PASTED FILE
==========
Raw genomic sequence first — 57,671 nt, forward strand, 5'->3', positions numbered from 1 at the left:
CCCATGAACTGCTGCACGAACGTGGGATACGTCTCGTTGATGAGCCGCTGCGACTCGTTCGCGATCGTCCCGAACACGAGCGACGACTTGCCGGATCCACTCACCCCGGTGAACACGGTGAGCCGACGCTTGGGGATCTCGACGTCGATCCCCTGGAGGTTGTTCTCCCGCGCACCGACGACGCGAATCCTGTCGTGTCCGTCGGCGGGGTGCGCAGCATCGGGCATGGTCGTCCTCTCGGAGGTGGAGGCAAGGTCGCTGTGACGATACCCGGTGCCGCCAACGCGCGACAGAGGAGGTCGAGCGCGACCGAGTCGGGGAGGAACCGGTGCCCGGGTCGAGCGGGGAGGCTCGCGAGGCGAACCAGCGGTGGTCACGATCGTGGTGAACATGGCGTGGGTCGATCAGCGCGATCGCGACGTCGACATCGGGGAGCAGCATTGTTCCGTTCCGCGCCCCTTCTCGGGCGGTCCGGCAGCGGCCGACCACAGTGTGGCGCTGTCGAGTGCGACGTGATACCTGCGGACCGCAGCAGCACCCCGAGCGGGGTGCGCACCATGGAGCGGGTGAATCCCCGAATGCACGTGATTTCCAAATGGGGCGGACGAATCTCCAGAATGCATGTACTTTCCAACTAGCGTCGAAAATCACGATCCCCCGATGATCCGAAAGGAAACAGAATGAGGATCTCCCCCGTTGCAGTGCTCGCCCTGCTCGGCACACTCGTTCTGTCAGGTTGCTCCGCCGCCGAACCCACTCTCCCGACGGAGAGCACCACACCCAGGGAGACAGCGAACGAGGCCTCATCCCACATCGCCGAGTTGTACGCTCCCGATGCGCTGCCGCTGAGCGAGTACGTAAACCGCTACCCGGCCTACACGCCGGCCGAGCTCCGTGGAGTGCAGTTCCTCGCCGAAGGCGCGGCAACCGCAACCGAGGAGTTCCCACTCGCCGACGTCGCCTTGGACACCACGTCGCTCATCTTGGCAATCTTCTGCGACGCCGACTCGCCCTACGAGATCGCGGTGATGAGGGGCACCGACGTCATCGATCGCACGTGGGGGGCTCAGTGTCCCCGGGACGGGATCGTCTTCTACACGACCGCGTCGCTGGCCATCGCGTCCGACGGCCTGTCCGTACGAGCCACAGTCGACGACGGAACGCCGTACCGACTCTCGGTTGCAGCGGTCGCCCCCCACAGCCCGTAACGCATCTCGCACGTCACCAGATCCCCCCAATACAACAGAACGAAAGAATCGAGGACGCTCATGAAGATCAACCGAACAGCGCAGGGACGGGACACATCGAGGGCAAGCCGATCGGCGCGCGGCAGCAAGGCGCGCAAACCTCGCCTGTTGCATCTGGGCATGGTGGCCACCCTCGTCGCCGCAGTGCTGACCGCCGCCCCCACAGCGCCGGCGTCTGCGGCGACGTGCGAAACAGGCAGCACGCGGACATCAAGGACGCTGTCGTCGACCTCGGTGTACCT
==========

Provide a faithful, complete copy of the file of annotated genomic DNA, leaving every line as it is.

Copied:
Raw genomic sequence first — 57,671 nt, forward strand, 5'->3', positions numbered from 1 at the left:
CCCATGAACTGCTGCACGAACGTGGGATACGTCTCGTTGATGAGCCGCTGCGACTCGTTCGCGATCGTCCCGAACACGAGCGACGACTTGCCGGATCCACTCACCCCGGTGAACACGGTGAGCCGACGCTTGGGGATCTCGACGTCGATCCCCTGGAGGTTGTTCTCCCGCGCACCGACGACGCGAATCCTGTCGTGTCCGTCGGCGGGGTGCGCAGCATCGGGCATGGTCGTCCTCTCGGAGGTGGAGGCAAGGTCGCTGTGACGATACCCGGTGCCGCCAACGCGCGACAGAGGAGGTCGAGCGCGACCGAGTCGGGGAGGAACCGGTGCCCGGGTCGAGCGGGGAGGCTCGCGAGGCGAACCAGCGGTGGTCACGATCGTGGTGAACATGGCGTGGGTCGATCAGCGCGATCGCGACGTCGACATCGGGGAGCAGCATTGTTCCGTTCCGCGCCCCTTCTCGGGCGGTCCGGCAGCGGCCGACCACAGTGTGGCGCTGTCGAGTGCGACGTGATACCTGCGGACCGCAGCAGCACCCCGAGCGGGGTGCGCACCATGGAGCGGGTGAATCCCCGAATGCACGTGATTTCCAAATGGGGCGGACGAATCTCCAGAATGCATGTACTTTCCAACTAGCGTCGAAAATCACGATCCCCCGATGATCCGAAAGGAAACAGAATGAGGATCTCCCCCGTTGCAGTGCTCGCCCTGCTCGGCACACTCGTTCTGTCAGGTTGCTCCGCCGCCGAACCCACTCTCCCGACGGAGAGCACCACACCCAGGGAGACAGCGAACGAGGCCTCATCCCACATCGCCGAGTTGTACGCTCCCGATGCGCTGCCGCTGAGCGAGTACGTAAACCGCTACCCGGCCTACACGCCGGCCGAGCTCCGTGGAGTGCAGTTCCTCGCCGAAGGCGCGGCAACCGCAACCGAGGAGTTCCCACTCGCCGACGTCGCCTTGGACACCACGTCGCTCATCTTGGCAATCTTCTGCGACGCCGACTCGCCCTACGAGATCGCGGTGATGAGGGGCACCGACGTCATCGATCGCACGTGGGGGGCTCAGTGTCCCCGGGACGGGATCGTCTTCTACACGACCGCGTCGCTGGCCATCGCGTCCGACGGCCTGTCCGTACGAGCCACAGTCGACGACGGAACGCCGTACCGACTCTCGGTTGCAGCGGTCGCCCCCCACAGCCCGTAACGCATCTCGCACGTCACCAGATCCCCCCAATACAACAGAACGAAAGAATCGAGGACGCTCATGAAGATCAACCGAACAGCGCAGGGACGGGACACATCGAGGGCAAGCCGATCGGCGCGCGGCAGCAAGGCGCGCAAACCTCGCCTGTTGCATCTGGGCATGGTGGCCACCCTCGTCGCCGCAGTGCTGACCGCCGCCCCCACAGCGCCGGCGTCTGCGGCGACGTGCGAAACAGGCAGCACGCGGACATCAAGGACGCTGTCGTCGACCTCGGTGTACCT